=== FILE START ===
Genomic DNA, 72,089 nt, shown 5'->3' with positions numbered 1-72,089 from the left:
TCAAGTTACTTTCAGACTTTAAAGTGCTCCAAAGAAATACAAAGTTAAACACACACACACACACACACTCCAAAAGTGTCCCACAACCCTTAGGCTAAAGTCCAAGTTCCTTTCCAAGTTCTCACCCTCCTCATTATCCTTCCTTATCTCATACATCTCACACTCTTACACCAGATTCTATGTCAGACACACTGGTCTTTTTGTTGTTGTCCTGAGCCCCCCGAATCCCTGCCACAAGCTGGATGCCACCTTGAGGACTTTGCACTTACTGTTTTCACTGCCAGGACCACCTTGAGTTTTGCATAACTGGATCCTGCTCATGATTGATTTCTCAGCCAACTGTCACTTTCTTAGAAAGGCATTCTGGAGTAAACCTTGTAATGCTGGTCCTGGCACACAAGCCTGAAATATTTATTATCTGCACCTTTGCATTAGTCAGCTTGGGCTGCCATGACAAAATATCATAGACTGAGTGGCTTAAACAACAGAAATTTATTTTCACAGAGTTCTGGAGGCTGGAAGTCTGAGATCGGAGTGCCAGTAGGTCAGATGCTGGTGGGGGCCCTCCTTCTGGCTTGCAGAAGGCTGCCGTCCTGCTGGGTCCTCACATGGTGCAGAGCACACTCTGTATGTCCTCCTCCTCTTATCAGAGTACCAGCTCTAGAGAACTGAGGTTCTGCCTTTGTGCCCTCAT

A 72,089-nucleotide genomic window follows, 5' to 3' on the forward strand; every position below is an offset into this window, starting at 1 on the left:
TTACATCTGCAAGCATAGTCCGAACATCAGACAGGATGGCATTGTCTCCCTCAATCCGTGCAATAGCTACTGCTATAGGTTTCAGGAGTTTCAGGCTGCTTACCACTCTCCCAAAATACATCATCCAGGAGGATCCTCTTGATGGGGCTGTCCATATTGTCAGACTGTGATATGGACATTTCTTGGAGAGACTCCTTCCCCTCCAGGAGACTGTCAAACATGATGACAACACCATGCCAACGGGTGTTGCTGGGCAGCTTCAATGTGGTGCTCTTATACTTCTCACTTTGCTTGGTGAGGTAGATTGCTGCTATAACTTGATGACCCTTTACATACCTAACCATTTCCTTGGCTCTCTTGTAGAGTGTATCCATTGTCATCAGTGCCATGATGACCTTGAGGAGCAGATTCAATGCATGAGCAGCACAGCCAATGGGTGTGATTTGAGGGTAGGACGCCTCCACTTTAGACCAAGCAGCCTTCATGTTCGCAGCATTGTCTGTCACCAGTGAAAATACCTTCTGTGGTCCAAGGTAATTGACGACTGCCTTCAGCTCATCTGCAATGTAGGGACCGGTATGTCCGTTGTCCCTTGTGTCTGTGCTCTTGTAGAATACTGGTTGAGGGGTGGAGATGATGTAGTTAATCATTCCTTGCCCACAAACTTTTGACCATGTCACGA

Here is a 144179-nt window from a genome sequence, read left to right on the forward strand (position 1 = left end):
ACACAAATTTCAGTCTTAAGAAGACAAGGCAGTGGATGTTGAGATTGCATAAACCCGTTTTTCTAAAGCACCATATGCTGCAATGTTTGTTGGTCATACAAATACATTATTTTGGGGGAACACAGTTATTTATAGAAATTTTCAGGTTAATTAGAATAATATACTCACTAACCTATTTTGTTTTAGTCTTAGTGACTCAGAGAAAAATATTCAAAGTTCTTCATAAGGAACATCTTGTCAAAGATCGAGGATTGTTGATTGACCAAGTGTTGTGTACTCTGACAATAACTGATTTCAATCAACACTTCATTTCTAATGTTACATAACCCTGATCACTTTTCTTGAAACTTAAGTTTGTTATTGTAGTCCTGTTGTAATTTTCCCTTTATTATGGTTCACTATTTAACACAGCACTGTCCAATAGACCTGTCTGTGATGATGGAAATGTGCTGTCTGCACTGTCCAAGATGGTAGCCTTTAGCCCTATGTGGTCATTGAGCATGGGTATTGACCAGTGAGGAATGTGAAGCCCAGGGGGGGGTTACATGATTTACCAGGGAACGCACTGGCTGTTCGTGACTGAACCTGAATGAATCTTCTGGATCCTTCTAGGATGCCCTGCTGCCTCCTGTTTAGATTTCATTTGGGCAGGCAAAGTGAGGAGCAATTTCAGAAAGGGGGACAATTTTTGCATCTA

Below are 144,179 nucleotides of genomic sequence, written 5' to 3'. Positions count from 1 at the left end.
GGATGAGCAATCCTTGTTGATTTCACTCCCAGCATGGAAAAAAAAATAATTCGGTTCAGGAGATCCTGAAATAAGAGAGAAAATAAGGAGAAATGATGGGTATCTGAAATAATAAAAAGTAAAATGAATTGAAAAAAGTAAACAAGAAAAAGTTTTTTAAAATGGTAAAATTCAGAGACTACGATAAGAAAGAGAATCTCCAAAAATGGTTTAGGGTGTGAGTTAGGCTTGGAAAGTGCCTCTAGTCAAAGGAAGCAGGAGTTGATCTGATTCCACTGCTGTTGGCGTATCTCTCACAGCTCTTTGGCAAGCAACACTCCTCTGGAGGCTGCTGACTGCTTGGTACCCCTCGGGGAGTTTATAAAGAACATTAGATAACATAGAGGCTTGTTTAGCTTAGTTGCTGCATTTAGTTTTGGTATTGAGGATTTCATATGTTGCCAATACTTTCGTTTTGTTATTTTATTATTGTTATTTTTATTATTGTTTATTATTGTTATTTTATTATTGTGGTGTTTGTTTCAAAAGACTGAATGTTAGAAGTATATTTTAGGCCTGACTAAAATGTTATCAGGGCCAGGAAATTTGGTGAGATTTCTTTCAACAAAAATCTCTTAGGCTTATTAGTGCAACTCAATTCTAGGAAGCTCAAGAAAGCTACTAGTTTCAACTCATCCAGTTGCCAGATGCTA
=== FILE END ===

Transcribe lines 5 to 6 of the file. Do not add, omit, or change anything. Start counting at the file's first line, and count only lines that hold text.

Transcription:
Here is a 144179-nt window from a genome sequence, read left to right on the forward strand (position 1 = left end):
ACACAAATTTCAGTCTTAAGAAGACAAGGCAGTGGATGTTGAGATTGCATAAACCCGTTTTTCTAAAGCACCATATGCTGCAATGTTTGTTGGTCATACAAATACATTATTTTGGGGGAACACAGTTATTTATAGAAATTTTCAGGTTAATTAGAATAATATACTCACTAACCTATTTTGTTTTAGTCTTAGTGACTCAGAGAAAAATATTCAAAGTTCTTCATAAGGAACATCTTGTCAAAGATCGAGGATTGTTGATTGACCAAGTGTTGTGTACTCTGACAATAACTGATTTCAATCAACACTTCATTTCTAATGTTACATAACCCTGATCACTTTTCTTGAAACTTAAGTTTGTTATTGTAGTCCTGTTGTAATTTTCCCTTTATTATGGTTCACTATTTAACACAGCACTGTCCAATAGACCTGTCTGTGATGATGGAAATGTGCTGTCTGCACTGTCCAAGATGGTAGCCTTTAGCCCTATGTGGTCATTGAGCATGGGTATTGACCAGTGAGGAATGTGAAGCCCAGGGGGGGGTTACATGATTTACCAGGGAACGCACTGGCTGTTCGTGACTGAACCTGAATGAATCTTCTGGATCCTTCTAGGATGCCCTGCTGCCTCCTGTTTAGATTTCATTTGGGCAGGCAAAGTGAGGAGCAATTTCAGAAAGGGGGACAATTTTTGCATCTA